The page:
Mike has a fast look at the latest comments from John Mara of the New York Giants but he also has a quick jump to the letter from Kevin Mawae, Drew Brees and multiple players to NFL Commissioner Roger Goodell which fires back at some of the things the Commish intimated in a letter to players (http:tinyurl.com4nukcyz). Hint: Theyre not happy with Roger.

John "Moon" Mullin is CSNChicago.com's Bears Insider, and appears regularly on Bears Postgame Live and Chicago Tribune Live. Follow Moon on Twitter for up-to-the-minute Bears information.

Bears show interest in Tulsa pass rusher Trevis Gipson

Bears show interest in Tulsa pass rusher Trevis Gipson

It's early (extremely early) in the 2020 NFL Draft process, and the Bears' team needs between now and when their first pick (No. 43 overall) is on the clock are certain to change. The general consensus right now is that offensive line, tight end and quarterback will be early draft targets, but edge rusher can't be overlooked.

Leonard Floyd's failure to emerge as the pass rusher the Bears need to complement Khalil Mack is a bigger problem than GM Ryan Pace or coach Matt Nagy want to admit. In fact, Floyd's ineffective style of play could cost Chicago a chance at becoming a truly elite defense and potentially limit the astronomical upside Mack has as a generational talent.

If the Bears decide to pull the fifth-year option from Floyd, they'll have no choice but to attack the position early in the 2020 draft. It appears like they're doing their homework for that scenario, too.

Bears scouts met with Tulsa edge rusher Trevis Gipson at length following Wednesday's Senior Bowl practice, an indication that the position is at least high enough on their wish list that extensive homework on pass rushers is being done.

Gipson helped his draft stock at the Senior Bowl and was an early winner among edge rushers at the game. His practice reps confirmed his tape; the dude knows how to get to the quarterback. He had eight sacks in 2019 and plays with a high-energy style that's certain to entice Chicago's coaching staff. He isn't an elite athlete, but he has an appealing frame (34-inch arms) and powerful hands.

Gipson began the week as a late-Day-3 prospect. He helped his stock and may have jumped a round or two along the way.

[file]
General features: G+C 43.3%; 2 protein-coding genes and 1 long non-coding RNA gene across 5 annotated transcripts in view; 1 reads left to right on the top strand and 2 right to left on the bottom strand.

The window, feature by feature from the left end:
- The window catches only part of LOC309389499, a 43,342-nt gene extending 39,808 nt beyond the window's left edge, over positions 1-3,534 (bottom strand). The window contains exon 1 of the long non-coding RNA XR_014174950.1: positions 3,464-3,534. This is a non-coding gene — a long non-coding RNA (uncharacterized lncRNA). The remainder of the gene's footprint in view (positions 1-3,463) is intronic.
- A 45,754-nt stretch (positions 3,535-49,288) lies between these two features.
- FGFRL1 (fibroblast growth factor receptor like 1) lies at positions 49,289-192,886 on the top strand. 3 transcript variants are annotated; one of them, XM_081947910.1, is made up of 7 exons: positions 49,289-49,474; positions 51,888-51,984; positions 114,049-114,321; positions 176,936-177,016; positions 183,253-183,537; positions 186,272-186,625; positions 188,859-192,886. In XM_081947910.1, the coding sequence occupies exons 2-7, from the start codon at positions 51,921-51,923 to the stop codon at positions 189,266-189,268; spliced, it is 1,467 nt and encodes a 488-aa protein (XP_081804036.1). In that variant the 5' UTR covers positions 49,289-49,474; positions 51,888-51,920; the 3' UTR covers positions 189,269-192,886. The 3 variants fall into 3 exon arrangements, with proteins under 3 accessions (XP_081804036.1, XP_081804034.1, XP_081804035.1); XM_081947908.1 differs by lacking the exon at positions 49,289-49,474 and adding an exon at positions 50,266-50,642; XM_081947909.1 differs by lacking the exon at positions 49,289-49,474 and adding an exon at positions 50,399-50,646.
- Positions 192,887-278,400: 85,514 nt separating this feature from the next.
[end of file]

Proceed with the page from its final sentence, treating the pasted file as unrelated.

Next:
Bears' rookie class ranked 8th-best in NFL

Bears' rookie class ranked 8th-best in NFL

The Bears didn't have much of a rookie class in 2019. Last April's draft produced just five picks, two of which didn't appear in a regular-season game for the Bears.

But the production of running back David Montgomery was enough to carry the rookie class to a top-10 ranking, according to Pro Football Focus.

The Bears checked-in at eighth.

The Bears have a strange class. They had only five picks, none before Round 3, with three of those five selections coming after Round 6. As a result, their expected return was low. Running back David Montgomery was really the only Bears' rookie to play significant snaps, and he managed to provide enough return from his third-round selection to land them at No. 8.

It's pretty remarkable that Chicago's 2019 rookie class — essentially, Montgomery — garnered this much respect from PFF. Wide receiver Riley Ridley showed signs of life late in the season and cornerback Duke Shelley will be given an opportunity to carve out a role on defense next season, but with running back Kerrith Whyte, Jr. and cornerback Stephen Denmark making no impact whatsoever (Whyte is no longer with the team), the 2019 class won't be remembered as one that laid a championship foundation in Chicago.

Sure, Montgomery has a chance to become one of the NFL's more talented starting running backs (he ended his rookie season with 889 yards and six touchdowns), but if Ridley and Shelley don't turn into legitimate contributors in 2020 or 2021, the class will go down as an epic failure for GM Ryan Pace.

Remember: The Bears didn't have a first-round pick because of the trade for outside linebacker Khalil Mack. That's a win for Pace, but it doesn't change the fact that he had five selections at his disposal and ended up with what appears to be just one impact player after their rookie seasons.